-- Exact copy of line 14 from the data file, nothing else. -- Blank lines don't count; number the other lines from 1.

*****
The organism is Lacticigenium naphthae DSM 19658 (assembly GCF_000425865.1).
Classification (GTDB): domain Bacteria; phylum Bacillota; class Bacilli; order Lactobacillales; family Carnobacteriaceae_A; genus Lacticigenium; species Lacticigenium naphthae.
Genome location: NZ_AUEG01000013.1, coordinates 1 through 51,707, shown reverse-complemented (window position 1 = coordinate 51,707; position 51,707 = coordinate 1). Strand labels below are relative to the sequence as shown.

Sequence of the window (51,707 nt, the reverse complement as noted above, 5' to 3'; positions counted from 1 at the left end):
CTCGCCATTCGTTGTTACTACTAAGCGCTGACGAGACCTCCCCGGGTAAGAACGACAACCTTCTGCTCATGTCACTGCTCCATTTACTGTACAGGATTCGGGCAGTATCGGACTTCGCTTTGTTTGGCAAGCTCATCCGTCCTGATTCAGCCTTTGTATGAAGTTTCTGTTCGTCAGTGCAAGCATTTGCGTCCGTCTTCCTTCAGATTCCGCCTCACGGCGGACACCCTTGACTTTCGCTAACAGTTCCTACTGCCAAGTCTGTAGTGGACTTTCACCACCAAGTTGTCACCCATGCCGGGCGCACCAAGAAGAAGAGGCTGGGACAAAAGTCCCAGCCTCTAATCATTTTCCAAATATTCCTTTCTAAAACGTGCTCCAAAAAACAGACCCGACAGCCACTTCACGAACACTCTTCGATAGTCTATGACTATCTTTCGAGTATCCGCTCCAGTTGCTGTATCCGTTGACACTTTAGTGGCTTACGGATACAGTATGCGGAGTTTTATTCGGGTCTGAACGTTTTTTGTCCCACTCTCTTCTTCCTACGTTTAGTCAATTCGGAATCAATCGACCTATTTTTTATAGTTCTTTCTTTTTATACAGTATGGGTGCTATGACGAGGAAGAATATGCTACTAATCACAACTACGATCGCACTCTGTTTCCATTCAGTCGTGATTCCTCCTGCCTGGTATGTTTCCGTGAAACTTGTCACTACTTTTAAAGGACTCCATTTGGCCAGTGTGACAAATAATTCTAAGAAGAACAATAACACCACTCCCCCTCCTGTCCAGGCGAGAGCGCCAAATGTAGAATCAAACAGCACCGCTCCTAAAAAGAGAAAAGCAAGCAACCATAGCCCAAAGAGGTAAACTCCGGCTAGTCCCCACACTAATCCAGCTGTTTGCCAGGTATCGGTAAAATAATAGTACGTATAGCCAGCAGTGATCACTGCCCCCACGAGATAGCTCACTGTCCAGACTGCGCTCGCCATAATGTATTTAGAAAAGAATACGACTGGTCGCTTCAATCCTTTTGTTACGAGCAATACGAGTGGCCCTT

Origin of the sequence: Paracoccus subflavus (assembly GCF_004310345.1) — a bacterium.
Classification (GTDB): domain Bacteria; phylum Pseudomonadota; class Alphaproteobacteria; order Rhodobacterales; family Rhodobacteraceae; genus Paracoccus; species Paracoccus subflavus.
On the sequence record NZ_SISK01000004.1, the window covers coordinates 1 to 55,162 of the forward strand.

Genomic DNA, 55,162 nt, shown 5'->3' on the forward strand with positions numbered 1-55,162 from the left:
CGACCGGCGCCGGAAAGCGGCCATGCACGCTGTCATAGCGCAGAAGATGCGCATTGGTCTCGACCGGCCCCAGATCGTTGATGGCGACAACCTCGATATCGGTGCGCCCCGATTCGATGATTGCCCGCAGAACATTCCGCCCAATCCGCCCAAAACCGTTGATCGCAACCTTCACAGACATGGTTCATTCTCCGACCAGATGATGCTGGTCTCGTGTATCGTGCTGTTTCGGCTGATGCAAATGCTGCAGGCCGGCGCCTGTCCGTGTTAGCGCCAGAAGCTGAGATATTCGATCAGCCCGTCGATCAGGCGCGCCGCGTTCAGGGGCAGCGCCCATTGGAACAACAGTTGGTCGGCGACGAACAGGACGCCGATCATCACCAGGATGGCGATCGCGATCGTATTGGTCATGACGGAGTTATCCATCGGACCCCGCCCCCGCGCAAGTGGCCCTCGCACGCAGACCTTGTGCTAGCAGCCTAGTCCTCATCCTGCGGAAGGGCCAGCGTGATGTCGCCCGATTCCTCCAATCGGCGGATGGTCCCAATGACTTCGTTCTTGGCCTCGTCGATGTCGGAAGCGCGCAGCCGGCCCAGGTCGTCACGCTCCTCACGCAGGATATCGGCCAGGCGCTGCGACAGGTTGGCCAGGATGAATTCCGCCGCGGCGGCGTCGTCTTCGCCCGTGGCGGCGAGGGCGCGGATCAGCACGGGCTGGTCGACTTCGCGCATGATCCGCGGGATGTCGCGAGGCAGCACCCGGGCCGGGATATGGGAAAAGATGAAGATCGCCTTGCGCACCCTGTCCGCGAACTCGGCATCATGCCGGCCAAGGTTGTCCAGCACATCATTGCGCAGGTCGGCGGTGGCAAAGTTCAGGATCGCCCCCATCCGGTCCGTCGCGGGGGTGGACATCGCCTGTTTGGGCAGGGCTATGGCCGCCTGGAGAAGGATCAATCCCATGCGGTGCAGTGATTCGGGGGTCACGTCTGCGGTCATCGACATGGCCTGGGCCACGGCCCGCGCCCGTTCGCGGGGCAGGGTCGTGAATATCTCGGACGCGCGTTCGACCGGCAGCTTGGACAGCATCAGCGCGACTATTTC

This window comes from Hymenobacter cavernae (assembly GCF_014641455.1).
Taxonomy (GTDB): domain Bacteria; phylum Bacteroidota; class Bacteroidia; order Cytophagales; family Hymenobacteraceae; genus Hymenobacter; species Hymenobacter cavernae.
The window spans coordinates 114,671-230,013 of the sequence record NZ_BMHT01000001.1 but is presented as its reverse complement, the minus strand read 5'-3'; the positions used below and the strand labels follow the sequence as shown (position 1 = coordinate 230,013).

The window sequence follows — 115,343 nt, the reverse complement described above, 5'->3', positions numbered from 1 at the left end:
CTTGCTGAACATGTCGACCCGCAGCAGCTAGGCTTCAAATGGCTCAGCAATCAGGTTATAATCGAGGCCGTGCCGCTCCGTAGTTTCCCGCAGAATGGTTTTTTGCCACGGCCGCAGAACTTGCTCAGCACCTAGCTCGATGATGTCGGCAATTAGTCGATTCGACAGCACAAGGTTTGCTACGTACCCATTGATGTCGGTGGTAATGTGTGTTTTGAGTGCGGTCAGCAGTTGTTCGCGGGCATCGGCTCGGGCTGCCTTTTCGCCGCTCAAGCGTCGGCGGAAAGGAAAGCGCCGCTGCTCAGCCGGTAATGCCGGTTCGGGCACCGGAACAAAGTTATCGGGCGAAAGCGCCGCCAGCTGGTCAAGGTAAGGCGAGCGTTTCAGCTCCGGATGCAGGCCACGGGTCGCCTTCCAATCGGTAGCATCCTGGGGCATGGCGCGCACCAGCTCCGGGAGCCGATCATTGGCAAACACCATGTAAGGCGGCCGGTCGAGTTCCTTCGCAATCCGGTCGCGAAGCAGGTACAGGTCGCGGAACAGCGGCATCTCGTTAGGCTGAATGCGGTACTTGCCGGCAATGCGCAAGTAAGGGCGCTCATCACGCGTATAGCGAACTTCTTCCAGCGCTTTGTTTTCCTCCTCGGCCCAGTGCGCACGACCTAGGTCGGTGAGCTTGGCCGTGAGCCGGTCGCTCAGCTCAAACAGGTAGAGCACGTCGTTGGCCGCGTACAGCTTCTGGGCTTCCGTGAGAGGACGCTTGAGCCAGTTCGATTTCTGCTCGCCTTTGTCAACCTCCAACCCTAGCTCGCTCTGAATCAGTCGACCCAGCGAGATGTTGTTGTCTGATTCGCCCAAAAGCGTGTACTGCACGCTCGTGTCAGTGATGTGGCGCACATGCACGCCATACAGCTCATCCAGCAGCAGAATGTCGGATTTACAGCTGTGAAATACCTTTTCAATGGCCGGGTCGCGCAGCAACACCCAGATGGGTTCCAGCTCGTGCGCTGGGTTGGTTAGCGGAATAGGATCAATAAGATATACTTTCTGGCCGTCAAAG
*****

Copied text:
The window sequence follows — 115,343 nt, the reverse complement described above, 5'->3', positions numbered from 1 at the left end: